From Gooseberry Springs Trailhead on FR 92 the trail crosses a meadow and a wooded area and then reaches Highway 3. After crossing the highway, and passing through a gate in the fence that parallels the highway, the trail follows the route of an old railroad bed. It leaves the railroad and crosses FR 91 and then heads north-northeast until it reaches Railroad Spring. At this point the route follows a road for about a mile and then becomes a trail again. It crosses FR 219 and then FR 219A, and then passes near Navajo Spring. From here the trail heads north and west, passes Wallace Spring, crosses FR 90H and then contours over to Double Springs Campground. The trail climbs up to FR 240 and then turns east. It circles back around to the west and passes above Dairy Springs Campground, crosses several forest roads and then comes to the end of the passsage at Mayflower Spring.
Gooseberry Springs Trailhead
From the turnoff leading from Forest Highway 3 to Mormon Lake Village, continue south on Forest Highway 3 for approximately 5 miles and then turn left onto a prominent road (FR 92) on the south side of an open meadow, and drive 0.25 miles to a sharp left turn in the road; the trailhead and a steel AZT sign are on your right. You can also reach this point from AZ 87 by driving north on Forest Highway 3.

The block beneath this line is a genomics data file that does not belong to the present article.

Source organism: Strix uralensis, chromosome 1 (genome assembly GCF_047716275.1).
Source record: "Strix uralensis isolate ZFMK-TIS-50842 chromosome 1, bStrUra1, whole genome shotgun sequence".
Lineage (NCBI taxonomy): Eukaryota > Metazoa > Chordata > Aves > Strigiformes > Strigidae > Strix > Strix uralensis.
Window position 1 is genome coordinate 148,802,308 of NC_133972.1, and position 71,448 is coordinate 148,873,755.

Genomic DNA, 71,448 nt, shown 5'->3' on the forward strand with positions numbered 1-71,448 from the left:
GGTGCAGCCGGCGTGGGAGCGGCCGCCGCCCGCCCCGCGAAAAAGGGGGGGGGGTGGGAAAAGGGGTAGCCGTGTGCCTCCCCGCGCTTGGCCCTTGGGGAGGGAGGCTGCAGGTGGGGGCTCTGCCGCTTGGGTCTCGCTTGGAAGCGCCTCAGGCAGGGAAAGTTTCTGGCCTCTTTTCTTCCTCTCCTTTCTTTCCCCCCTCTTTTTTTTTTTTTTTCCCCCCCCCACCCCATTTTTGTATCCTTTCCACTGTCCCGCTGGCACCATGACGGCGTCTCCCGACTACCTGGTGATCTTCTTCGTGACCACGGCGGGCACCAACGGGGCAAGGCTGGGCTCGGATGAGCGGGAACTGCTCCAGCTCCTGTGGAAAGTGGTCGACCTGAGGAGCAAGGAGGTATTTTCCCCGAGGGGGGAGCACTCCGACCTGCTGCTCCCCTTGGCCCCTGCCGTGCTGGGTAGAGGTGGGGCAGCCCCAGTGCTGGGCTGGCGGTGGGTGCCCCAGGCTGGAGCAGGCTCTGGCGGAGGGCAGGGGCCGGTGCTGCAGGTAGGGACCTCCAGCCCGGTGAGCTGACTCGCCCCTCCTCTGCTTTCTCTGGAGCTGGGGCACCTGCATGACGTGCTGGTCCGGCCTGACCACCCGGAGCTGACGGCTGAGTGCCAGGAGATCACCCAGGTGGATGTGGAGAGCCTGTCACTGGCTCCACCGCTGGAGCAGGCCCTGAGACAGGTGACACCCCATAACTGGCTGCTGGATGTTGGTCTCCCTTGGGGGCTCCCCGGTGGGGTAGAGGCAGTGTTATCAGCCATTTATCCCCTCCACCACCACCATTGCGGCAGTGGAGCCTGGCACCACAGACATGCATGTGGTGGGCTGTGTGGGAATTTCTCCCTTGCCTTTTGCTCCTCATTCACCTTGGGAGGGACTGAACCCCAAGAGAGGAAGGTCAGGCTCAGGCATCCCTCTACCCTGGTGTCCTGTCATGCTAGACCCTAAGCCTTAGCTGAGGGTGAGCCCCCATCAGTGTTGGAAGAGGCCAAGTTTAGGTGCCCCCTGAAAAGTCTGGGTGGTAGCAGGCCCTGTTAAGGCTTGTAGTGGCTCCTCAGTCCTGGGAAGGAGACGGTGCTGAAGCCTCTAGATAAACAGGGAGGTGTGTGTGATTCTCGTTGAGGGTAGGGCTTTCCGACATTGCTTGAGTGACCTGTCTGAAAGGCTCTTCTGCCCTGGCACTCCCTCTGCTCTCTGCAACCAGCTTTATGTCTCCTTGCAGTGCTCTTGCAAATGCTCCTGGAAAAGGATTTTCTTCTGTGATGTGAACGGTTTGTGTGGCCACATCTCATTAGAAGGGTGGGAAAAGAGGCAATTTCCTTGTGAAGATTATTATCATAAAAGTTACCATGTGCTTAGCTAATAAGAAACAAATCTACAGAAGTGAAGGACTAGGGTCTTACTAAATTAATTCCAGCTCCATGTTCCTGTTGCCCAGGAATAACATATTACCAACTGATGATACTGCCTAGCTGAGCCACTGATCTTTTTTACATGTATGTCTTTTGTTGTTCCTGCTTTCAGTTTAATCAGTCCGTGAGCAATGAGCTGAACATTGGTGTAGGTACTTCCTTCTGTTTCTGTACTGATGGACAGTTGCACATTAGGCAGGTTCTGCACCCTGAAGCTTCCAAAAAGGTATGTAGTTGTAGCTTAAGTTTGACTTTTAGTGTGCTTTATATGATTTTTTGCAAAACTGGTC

From Flagstaff, take the Lake Mary Road exit (339) off I-17 for ~20 miles, then turn right (west) on Mormon Lake Road (Highway 90). Follow this about 3 miles to an unmarked turnoff on the right. This two-track dirt road leads to Mayflower Spring (~0.4 miles).
Check out the Official Route and Triplogs.
Gate Policy: If a gate is closed upon arrival, leave it closed after you go through. If it is open, leave it open. Leaving a closed gate open may put cattle in danger. Closing an open gate may cut them off from water. Please be respectful, leave gates as found.
This hike is listed as One-Way.
When hiking several trails on a single "hike", log it with a generic name that describes the hike. Then link the trails traveled, check out the example.
WARNING! Hiking and outdoor related sports can be dangerous. Be responsible and prepare for the trip. Study the area you are entering and plan accordingly. Dress for the current and unexpected weather changes. Take plenty of water. Never go alone. Make an itinerary with your plan(s), route(s), destination(s) and expected return time. Give your itinerary to trusted family and/or friends.